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Getting closer now (heed the sign) if you walk towards the left of this picture you will see a pool and a small dam below. Thats where you cross to climb up to the other side. Don’t worry, it looks much harder than it actually is lol.

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Cross over here.

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You’ll see this sign.

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The temple. Which I suppose isn’t too impressive until you walk around the back and get a glimpse of this….

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Yup, a real wow moment. Even on a dull November day like today.

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A wider shot of the gorgeous Downhill Strand below. Not a bad view for a picture taken just 4 weeks before Christmas 🙂

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Theres a wall that gives visitors protection from certain death with a fall up here. Not for climbing on haha.

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Heading back, and goodbye to Mussenden Temple.

Tamlaghtard Church, Cemetery, and School, County Derry

Its hard to know where to locate this church based on what it says on Google. Some sites state its in Bellarena, others near Limavady, and some in Magilligan. Safe to say its in County Derry however (parish of Tamlaghtard), and sits just below the stunning Binevenagh plateau. Tamlaghtard is said to mean “the cemetery on the height” which is hardly surprising based on its position. It was built somewhere around 1784 and has a wonderful setting in this designated area of outstanding natural beauty. You can see the little church clearly in the distance if you travel from Castlerock to Derry by train. The denomination here is Church of Ireland, and the grounds contain an old school (now abandoned) which may have doubled up as a robing room. There is also a (creepy) tomb of sorts at the back of the attached cemetery which you can see below.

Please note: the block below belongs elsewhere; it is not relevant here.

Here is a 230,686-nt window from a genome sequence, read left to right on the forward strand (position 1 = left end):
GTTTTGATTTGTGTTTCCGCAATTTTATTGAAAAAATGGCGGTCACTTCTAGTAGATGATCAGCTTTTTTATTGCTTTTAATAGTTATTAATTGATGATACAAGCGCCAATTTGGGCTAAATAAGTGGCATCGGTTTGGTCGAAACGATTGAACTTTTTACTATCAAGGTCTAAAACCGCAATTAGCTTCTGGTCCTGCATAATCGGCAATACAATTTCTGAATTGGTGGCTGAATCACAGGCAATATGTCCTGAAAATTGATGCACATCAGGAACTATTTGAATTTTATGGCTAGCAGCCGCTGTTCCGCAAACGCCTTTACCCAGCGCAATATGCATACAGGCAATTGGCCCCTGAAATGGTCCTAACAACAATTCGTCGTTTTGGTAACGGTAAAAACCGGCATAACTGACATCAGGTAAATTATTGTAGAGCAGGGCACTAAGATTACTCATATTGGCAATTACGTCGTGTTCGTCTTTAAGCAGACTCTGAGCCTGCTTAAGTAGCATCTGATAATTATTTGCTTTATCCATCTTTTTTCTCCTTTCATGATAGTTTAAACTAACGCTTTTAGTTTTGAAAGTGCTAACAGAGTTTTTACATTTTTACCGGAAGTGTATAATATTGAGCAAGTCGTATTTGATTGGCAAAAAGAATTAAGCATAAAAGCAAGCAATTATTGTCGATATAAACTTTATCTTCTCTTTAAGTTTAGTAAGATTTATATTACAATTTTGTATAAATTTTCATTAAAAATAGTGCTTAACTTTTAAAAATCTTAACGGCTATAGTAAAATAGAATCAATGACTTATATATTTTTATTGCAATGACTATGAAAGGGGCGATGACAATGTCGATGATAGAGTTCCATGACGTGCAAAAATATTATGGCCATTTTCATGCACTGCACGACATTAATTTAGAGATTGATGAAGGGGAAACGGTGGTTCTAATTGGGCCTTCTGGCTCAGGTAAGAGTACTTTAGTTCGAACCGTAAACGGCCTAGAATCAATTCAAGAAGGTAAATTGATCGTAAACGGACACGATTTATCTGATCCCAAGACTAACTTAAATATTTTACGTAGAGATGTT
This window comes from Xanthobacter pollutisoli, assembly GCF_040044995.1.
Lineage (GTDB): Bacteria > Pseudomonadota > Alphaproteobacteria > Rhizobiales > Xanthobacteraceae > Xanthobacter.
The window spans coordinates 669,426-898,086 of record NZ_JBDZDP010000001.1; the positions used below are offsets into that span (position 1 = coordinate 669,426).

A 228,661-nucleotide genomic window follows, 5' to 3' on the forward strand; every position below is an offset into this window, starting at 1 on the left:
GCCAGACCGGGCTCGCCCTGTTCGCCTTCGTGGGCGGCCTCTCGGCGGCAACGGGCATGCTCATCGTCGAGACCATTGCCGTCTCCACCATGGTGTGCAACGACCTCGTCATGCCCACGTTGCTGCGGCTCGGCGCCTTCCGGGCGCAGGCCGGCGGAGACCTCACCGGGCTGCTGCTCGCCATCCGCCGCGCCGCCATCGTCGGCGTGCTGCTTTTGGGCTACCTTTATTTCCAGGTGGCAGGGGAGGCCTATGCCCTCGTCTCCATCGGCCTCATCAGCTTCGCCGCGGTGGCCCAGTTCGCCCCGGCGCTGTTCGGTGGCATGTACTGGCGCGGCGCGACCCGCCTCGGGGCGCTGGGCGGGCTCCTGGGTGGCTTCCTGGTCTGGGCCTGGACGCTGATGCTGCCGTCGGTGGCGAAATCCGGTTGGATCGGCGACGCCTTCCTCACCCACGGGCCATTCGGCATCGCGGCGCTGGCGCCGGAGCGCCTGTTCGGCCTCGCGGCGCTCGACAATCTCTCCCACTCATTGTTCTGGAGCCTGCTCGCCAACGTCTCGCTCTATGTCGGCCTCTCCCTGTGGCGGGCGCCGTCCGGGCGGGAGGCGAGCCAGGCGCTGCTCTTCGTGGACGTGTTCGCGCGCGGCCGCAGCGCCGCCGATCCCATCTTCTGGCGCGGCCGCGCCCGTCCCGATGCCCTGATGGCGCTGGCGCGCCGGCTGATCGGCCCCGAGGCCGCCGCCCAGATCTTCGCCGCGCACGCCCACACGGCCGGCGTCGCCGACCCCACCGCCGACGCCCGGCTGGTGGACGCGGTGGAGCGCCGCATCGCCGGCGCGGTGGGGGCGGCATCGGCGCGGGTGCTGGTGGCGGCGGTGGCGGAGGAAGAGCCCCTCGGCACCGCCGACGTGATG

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Tamlaghtard Church. Simply lovely location.

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Seen from the front on an early Winter morning 2014.

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A distant plane leaves for places afar, above Tamlaghtard Church.

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The attached old graveyard, with the imposing Binevenagh cliffs towering behind.

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At the very back of the old graveyard lies this tomb in the right hand corner.

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One of the headstones on the tomb.

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The door was open.

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A look inside.

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These stone coffins were old based on the dates.

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Pretty creepy in here.

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In front of the church is this little building which apparently is an old abandoned school (if anyone knows more let me know).

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The front of the “school” – the door at the back had blown off in the wind it seemed…

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We had a look inside. Very dark, very creepy.

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With the flash on, things became much more illuminated.

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A little desk. We didnt touch or move anything for the few minutes we had a look inside.

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The paint and windows from inside.

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Somebody didn’t want anyone to come in this door, that’s for sure.

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Obviously electrics had been added at some time. The building is mentioned as being used as a robing room as far back as the late 19th century. Apart from that, the internet seems to give up nothing else about the building. Those little coat hooks on the wall could probably tell a story though.

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Is that the book from the Evil Dead movie on the ceiling? I hope not lol.

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Time to leave Tamlaghtard Church. So many more things to see in this area.